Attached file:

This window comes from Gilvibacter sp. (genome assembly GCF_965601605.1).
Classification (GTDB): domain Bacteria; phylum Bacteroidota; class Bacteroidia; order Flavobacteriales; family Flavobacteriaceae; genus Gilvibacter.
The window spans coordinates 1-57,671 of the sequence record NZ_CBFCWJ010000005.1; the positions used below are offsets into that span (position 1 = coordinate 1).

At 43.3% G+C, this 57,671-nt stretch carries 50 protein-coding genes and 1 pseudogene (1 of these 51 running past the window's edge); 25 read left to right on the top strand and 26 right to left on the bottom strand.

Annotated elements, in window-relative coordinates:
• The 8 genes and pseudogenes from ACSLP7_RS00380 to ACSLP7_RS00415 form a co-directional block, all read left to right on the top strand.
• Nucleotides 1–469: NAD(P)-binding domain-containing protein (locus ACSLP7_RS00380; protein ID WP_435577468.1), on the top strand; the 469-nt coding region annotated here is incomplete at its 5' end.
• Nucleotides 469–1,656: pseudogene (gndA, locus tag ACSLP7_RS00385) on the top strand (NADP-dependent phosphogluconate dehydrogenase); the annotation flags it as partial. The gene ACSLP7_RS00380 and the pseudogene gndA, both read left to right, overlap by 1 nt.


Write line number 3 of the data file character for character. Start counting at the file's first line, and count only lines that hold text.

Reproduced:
The window spans coordinates 1-57,671 of the sequence record NZ_CBFCWJ010000005.1; the positions used below are offsets into that span (position 1 = coordinate 1).